the premise for a bad movie. An erudite 65-year-old former Ivy
League coach joins a team of hip, talented, millionaire pro
players. If this were a film, Carril would learn to rap, center
Olden Polynice would become a Shakespearean scholar, and the
Kings would win the NBA title. In real life, however, Carril is
merely an assistant on coach Garry St. Jean's staff, and
Sacramento will be battling for one of the last playoff spots

PLAYER TO WATCH: The Kings will give 6'9" Billy Owens the chance
to finally grow into the Scottie Pippen-Grant Hill role of
multitalented small forward. If he excels, Sacramento could
become something more than an admirable blue-collar team.


A COACH'S DREAM: Portland is loaded with talent, much of it
recently arrived. Isaiah Rider is one of the league's most
explosive shooting guards, Kenny Anderson has the capability to
be one of its best point guards, and forward Rasheed Wallace can
score, run the floor and block shots. Among the holdover Trail
Blazers, forward Clifford Robinson is good for 20 points a game,
and center Arvydas Sabonis is the NBA's best passing pivotman.
Coach P.J. Carlesimo has lots of reasons to smile.

A COACH'S NIGHTMARE: He also has lots of reasons to worry. Rider
had so many scrapes with his coaches, his teammates and the law
that the Timberwolves were thrilled to unload him. Anderson is a
poor defender who seemed to lose some of his enthusiasm last
year with the Nets and the Hornets. Wallace, formerly of the
Bullets, tends to be headstrong and difficult to control.
Robinson, unhappy about not getting a contract extension, has
asked to be traded. Sabonis is the only Blazers starter whose
attitude isn't in question, but his surgically scarred legs are
a constant concern.

TRULY FOUL SHOOTING: The Blazers are almost sure to improve
their free throw shooting, thanks to Anderson (76.9% last year)
and Rider (83.8%). Portland shot 66.2% from the line in 1995-96,
the worst mark since the 1968-69 Lakers shot 65.0%.


WHINE COUNTRY: It seems there's always someone unhappy at Golden
State. Two years ago there was the Chris Webber-Don Nelson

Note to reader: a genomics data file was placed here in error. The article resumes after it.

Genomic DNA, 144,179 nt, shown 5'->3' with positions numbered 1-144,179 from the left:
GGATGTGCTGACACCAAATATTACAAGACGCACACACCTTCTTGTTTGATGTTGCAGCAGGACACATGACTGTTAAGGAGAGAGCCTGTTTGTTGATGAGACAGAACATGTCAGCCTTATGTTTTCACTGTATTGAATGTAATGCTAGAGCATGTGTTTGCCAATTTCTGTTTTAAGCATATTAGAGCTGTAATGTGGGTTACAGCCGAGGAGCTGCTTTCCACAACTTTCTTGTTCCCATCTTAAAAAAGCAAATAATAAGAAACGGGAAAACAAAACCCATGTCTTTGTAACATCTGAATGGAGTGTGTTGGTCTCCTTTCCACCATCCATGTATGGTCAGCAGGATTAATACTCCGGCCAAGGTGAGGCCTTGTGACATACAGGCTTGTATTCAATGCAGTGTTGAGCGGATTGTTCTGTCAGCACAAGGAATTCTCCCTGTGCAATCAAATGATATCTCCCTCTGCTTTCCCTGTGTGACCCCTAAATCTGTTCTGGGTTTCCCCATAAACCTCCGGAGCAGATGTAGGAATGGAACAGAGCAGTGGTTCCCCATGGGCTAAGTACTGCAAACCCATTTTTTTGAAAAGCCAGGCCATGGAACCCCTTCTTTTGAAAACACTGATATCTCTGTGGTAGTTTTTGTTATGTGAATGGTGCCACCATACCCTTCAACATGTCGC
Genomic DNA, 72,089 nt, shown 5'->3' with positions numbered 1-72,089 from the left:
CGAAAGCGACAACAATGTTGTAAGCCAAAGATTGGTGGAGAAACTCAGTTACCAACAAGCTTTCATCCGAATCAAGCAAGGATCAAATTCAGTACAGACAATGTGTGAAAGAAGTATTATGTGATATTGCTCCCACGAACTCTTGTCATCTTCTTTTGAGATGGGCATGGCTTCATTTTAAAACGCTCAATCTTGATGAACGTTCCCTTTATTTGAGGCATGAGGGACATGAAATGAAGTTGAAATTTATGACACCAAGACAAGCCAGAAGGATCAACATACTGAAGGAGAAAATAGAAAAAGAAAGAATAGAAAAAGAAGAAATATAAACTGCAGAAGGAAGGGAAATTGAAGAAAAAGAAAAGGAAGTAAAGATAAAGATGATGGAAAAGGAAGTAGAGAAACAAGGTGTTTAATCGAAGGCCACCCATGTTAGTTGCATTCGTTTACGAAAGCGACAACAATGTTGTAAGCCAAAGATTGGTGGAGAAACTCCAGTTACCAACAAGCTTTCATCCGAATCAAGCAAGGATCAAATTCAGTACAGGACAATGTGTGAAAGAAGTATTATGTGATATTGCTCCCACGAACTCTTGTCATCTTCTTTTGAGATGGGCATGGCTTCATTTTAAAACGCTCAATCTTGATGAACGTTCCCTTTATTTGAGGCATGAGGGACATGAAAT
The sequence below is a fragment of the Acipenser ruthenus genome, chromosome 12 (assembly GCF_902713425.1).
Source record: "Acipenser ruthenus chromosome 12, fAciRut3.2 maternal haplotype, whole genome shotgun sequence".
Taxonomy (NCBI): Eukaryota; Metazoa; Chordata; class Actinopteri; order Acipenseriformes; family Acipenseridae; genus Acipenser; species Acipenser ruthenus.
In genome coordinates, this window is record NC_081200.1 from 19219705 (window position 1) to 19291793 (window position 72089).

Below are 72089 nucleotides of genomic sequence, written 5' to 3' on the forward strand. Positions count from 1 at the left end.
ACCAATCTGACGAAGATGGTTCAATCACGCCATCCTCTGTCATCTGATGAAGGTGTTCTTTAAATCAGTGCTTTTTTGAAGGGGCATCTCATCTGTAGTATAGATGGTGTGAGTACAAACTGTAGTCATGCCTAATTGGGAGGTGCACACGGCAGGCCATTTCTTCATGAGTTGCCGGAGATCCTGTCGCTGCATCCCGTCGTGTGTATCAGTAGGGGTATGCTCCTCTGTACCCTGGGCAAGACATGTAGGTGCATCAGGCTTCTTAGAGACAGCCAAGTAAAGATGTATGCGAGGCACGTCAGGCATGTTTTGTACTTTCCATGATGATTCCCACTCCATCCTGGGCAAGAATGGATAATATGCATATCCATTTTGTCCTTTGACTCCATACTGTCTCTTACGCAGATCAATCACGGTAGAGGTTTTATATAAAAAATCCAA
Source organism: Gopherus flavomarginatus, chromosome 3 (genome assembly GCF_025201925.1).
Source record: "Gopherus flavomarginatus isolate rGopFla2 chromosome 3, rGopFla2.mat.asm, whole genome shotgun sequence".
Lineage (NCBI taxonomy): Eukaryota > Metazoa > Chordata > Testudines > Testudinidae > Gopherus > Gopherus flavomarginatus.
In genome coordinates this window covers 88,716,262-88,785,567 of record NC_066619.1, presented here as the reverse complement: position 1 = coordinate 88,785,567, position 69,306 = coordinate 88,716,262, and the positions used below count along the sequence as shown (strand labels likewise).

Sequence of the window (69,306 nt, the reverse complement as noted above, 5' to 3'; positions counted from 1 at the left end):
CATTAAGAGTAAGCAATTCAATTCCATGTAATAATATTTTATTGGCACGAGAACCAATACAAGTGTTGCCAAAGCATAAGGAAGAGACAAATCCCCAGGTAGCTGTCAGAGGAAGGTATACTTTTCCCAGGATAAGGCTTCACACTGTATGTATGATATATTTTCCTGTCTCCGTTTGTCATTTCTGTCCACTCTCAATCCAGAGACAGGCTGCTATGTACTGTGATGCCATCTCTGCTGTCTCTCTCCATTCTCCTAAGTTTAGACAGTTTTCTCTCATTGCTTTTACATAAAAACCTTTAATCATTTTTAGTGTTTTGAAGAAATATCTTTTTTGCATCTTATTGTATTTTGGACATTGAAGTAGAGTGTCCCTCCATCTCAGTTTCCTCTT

dispute, last season Tim Hardaway and Latrell Sprewell continued
their feud, and this season center Rony Seikaly kept up the
tradition by demanding to be traded. Golden State finally
accommodated him last Saturday when it sent Seikaly and forward
Clifford Rozier to Orlando for centers Felton Spencer and Jon
Koncak and forward Donald Royal. Without Seikaly, the Warriors
still won't be winners, but they will no longer be whiners.

THE GOOD NEWS: Sprewell is back to playing like an All-Star
shooting guard. He and second-year forward Joe Smith are solid
cornerstones for the Warriors to build on, and guard Mark Price
looks sufficiently recovered from foot problems to be a
free-agent steal.

INFERIOR INTERIOR: The addition of journeyman Spencer gives the
Warriors experience at center but little distinction. With
Spencer, rookie Todd Fuller and second-year man Andrew DeClercq,
Golden State won't get much from the middle except 18 fouls.


TOUGHEST MAN ON THE TEAM: It might be coach Bill Fitch, 62, who
was ready for the start of training camp despite suffering a
mild heart attack and undergoing triple-bypass surgery in
August. "I haven't gone through all this just to fish and play
golf the rest of my life," he says. If his players are as
ornery, the Clippers might continue on the upswing that saw them
increase their victory total by 12 (to 29) last season.

BRAND-NEW CLIPS: Guard Brent Barry, winner of last year's
All-Star slam-dunk contest, could be the exciting player the
Clippers historically have lacked. Barry and forward Rodney
Rogers proved that the deal that brought them to L.A. from
Denver in June 1995 for Antonio McDyess and Randy Woods wasn't
another one of the Clippers' front-office blunders. Power
forward Loy Vaught continues to give the Clippers solid scoring
and rebounding.

SAME OLD CLIPS: With free-agent center Brian Williams far from
certain to re-sign, the Clips will rely more on rotund
(290-pound) Stanley Roberts. After his last three seasons were
shortened by Achilles tendon injuries, Roberts celebrated his
return with a 14-day suspension after shouting profanities at
Fitch during a preseason practice. That's just the kind of thing
that makes the Clippers the Clippers.

COLOR ILLUSTRATION: ICONS BY MICHAEL CUSTODE [Icon featuring basketball and wave]

COLOR PHOTO: JAY CRIHFIELD/SPURLOCK PHOTOS The Blazers' lack of direction won't be remedied unless Anderson (7) can revive his old drive at the point. [Kenny Anderson in game]

COLOR PHOTO: ROCKY WIDNER The playoffs will be within the reach of Lionel Simmons (22) and the Kings. [Lionel Simmons reaching for basketball in game]